The Heroin epidemic has claimed the lives of over 15,000 Americans in 2017 alone, a 533% percent increase since 2002. Sadly, due to the ongoing opioid crisis, heroin use and heroin overdoses are now on the rise.

Heroin’s ability to cause overdoses has been amplified by the addition of synthetic opioids such as fentanyl, which is sold in the micrograms and added to heroin to lower costs and increase the effects of the drug.

Recognizing the early signs of a heroin overdose can be the difference between life and death.

Heroin Overdose Symptoms

  • Loss of consciousness
  • Slowed and shallow breathing
  • Inability to speak
  • Vomiting
  • Slow or no pulse
  • Fingernails or lips turn a bluish-purple color
  • Choking sounds or a gurgling noise
  • Lack of responsiveness to outside stimulus like noise

How to Prevent a Heroin Overdose

The first step in responding to a heroin overdose should be calling 911 right away. If you are concerned that a person may be getting too high, it’s important you stay near them and not leave.

While the ideal method of avoiding an overdose involves abstinence from the drug, here are some ways you can help yourself or a loved one prevent a heroin-related overdose:

Avoid mixing heroin with other drugs

Mixing heroin with other substances such as alcohol, cocaine, benzodiazepines, or prescription drugs can drastically increase the chances of overdose. More than half of reported heroin overdoses involved mixing heroin with alcoholic drinks.

Obtain Naloxone if you or a loved one uses heroin

Naloxone is an opioid overdose reversal drug that can be used if signs of overdose occur. It can be useful for those in contact with opioids or have a loved one that uses. With the large increase in the heroin epidemic over the recent years, many are having the reversal drug on hand in case of an accidental overdose.

Seek treatment before an overdose occurs

The best way to prevent an overdose is to seek addiction treatment before one would occur. Heroin is a highly addictive and dangerous drug that can cause severe damage to one’s life. If you or a loved one are seeking addiction treatment, True Recovery can help with all stages of recovery.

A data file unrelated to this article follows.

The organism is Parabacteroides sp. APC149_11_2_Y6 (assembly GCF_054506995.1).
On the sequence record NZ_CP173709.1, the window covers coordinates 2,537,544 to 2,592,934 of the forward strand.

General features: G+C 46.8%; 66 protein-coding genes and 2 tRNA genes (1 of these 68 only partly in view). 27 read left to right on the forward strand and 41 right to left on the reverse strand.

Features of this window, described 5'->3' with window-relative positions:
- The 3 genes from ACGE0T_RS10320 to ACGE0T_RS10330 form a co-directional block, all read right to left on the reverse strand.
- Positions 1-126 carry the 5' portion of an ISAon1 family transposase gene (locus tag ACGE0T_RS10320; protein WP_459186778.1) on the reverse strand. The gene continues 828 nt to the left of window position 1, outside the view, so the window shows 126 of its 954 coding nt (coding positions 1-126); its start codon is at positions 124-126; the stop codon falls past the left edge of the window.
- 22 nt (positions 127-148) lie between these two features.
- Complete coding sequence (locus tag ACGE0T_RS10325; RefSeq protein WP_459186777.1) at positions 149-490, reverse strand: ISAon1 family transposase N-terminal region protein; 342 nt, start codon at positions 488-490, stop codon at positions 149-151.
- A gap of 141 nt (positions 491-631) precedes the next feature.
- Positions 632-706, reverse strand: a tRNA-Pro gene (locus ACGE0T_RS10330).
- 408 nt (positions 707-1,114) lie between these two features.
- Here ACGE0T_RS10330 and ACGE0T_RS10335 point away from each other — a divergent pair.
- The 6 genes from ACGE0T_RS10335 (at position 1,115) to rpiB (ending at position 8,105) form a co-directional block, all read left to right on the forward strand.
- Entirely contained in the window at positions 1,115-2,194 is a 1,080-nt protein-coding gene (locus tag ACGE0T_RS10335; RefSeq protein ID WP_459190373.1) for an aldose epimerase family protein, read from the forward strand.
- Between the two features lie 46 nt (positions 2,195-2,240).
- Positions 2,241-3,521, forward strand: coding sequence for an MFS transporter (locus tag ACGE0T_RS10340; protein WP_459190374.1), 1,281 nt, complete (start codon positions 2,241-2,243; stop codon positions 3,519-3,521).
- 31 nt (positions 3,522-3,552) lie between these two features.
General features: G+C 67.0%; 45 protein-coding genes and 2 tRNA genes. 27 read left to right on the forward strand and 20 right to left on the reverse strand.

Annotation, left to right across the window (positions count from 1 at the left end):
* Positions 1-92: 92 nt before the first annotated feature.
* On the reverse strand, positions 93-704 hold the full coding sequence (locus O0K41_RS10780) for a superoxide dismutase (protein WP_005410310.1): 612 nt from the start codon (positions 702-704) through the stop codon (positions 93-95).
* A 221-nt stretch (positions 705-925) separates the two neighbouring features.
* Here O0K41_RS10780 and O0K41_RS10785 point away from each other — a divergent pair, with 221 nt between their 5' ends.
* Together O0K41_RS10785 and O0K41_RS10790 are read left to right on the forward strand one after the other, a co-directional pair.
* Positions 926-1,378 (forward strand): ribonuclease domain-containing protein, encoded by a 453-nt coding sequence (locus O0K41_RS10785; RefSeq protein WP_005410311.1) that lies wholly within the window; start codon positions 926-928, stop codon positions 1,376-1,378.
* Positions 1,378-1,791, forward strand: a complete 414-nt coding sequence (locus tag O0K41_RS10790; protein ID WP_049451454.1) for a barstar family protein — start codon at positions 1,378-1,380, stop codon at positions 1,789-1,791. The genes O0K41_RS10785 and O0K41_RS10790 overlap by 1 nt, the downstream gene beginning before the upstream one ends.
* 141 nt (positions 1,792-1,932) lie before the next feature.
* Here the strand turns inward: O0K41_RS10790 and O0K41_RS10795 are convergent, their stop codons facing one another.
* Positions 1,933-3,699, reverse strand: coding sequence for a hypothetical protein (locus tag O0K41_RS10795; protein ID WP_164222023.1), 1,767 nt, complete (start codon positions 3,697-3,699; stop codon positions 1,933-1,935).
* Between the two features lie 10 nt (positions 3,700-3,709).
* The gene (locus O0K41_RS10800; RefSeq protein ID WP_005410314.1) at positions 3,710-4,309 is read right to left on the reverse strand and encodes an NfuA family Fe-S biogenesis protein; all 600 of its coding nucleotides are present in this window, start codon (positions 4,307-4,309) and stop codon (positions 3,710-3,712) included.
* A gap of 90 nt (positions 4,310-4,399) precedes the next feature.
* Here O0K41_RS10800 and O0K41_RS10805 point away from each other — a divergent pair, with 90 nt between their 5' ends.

Heroin Overdose Statistics

  • More than 70,200 Americans died from drug-related overdoses in 2017, more than 68% of them being from opioid overdose (1)
  • Deaths from heroin went from 1,960 in 1999 to 15,482 in 2017 (1)
  • 45% of those addicted to heroin are also addicted to painkillers, making painkillers seem as it could be a gateway drug to heroin. (2)
  • More than 80% of those using heroin reported they were using a prescription opioid first (1)
  • Opioid overdoses increased 30% from July 2016 through September 2017 in 45 states
  • Fentanyl, a common heroin additive and powerful opioid, caused 4% of all overdose deaths in 2011, and 29% in 2016 (3)

Heroin Addiction Treatment

Heroin addiction is a life or death situation. Seeking addiction help before a heroin overdose occurs is the best way to prevent something tragic. The first step in a heroin free life is entering a certified and accredited detox facility, where users will be monitored by professional staff to ensure a stable withdrawal.

At True Recovery, we focus on more than just your addiction. Our heroin addiction treatment program is designed to help you achieve your recovery goals, regardless of whether it’s your first time in rehab or not.

Our professional and highly trained staff can provide a number of services, including addiction counseling. In addition, we will help you identify and work towards your own personal goals. Fill out our contact form or call today to speak with an admissions counselor for more information on how program can help you recovery from heroin abuse and addiction


Sources:

  1. https://drugabuse.gov
  2. https://drugabuse.com/heroin/overdose/
  3. https://www.cnn.com/2018/12/12/health/drugs-overdose-fentanyl-study/index.html